You know the publishing industry has arrived when it boasts a lucrative, international prize. A new prize for South Asian Literature, instituted in January this year, is open for entries. The prize money is not a sum to sneeze at: $50,000. The reward is considerably bigger than what the Man Asia Literary Prize (or Asian Booker) offers: $30,000.
The award will “recognize writers of any ethnicity writing about South Asia and its diaspora”. You need not belong to South Asia, only write on it. “The prize has porous literary borders,” observes Namita Gokhale, director of the Jaipur Literature Festival, “the world we are living in is the world of the internet. You shouldn’t need a passport to write a book, to win a prize.”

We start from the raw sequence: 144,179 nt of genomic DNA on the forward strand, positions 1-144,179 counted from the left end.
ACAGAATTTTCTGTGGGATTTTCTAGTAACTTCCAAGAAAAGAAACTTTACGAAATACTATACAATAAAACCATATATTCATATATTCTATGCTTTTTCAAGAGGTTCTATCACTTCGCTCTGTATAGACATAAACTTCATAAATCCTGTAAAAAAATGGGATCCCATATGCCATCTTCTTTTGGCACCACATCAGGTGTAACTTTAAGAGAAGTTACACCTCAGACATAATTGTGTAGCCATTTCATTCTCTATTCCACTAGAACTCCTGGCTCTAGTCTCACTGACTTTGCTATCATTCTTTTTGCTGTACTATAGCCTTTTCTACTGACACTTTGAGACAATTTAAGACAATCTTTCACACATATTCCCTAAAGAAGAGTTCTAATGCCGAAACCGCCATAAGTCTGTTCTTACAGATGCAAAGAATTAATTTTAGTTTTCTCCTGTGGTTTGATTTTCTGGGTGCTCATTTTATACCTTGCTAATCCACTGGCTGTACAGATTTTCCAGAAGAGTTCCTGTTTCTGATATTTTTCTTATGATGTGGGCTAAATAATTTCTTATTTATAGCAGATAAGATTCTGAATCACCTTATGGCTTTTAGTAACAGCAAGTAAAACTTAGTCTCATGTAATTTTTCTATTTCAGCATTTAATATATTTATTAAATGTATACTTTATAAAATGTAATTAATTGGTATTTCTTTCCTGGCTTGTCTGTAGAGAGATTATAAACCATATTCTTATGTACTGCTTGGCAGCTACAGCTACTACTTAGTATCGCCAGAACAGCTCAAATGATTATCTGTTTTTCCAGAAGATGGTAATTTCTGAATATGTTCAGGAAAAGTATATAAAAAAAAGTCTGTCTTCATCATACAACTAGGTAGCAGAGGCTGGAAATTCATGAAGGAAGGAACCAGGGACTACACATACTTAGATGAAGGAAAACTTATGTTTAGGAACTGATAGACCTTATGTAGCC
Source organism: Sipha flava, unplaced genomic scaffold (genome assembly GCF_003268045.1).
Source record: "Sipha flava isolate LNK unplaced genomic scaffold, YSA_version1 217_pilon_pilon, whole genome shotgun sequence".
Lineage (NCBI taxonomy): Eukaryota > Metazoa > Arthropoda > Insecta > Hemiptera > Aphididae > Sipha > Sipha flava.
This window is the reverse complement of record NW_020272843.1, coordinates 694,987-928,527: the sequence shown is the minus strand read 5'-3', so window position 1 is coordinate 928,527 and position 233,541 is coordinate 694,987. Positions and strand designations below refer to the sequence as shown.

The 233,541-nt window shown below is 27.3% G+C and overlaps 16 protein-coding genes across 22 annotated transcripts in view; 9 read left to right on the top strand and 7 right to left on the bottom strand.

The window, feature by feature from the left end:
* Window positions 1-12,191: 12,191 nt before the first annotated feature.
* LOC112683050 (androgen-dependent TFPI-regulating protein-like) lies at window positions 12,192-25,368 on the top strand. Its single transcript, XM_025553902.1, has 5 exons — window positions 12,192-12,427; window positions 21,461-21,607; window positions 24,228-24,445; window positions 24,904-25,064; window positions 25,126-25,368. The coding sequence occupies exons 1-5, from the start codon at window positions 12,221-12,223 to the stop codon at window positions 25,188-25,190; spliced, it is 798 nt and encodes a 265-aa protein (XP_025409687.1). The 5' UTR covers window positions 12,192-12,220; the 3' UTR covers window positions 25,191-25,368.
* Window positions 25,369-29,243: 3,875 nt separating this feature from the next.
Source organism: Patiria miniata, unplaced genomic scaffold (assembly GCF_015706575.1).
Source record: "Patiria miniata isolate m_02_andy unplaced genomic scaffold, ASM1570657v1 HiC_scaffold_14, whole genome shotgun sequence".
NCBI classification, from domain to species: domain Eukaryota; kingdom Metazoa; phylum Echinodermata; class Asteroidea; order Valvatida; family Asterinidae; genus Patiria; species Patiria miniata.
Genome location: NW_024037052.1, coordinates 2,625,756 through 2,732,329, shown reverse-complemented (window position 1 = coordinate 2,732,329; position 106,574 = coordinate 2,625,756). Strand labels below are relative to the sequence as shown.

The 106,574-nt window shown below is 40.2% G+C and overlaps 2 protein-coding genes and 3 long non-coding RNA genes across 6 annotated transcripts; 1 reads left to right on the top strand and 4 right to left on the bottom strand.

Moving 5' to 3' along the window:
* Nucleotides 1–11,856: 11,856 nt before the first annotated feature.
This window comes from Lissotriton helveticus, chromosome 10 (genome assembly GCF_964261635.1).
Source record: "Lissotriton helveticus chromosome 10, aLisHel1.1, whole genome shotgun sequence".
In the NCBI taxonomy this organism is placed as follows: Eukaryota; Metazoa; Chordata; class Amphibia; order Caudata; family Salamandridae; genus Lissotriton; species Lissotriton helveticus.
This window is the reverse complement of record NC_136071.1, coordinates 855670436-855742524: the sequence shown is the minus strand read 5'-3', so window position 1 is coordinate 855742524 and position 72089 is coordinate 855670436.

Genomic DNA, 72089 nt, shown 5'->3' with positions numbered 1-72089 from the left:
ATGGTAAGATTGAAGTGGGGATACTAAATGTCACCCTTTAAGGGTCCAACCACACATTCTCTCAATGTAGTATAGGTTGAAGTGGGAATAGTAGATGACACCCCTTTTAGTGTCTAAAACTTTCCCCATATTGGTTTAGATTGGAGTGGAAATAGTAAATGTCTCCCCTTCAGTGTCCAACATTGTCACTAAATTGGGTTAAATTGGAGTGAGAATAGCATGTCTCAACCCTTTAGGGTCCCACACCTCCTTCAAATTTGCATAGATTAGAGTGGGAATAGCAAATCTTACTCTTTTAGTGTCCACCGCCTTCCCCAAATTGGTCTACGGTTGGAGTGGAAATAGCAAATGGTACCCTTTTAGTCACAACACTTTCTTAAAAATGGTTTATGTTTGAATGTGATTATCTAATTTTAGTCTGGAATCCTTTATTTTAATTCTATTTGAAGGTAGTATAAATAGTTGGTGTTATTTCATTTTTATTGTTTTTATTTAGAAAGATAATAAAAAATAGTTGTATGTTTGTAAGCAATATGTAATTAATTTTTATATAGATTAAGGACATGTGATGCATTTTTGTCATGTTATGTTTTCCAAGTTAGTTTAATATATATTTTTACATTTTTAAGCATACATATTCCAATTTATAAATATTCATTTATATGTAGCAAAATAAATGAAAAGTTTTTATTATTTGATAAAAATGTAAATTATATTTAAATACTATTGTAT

Its global scope is evident from the advisory board that includes Lord Meghnad Desai, journalist Tina Brown, Michael Worton of University College, London, writer Nayantara Sehgal, writer-publisher Urvashi Butalia, publisher-turned-literary agent David Godwin and journalist MJ Akbar. They will select the five-member jury to be in place by end April, with April 24 as last date for entries. Named DSC Prize for South Asian Literature, the prize is being sponsored by construction company DSC Limited, who also fund the Lit Fest.
Full report here Times of India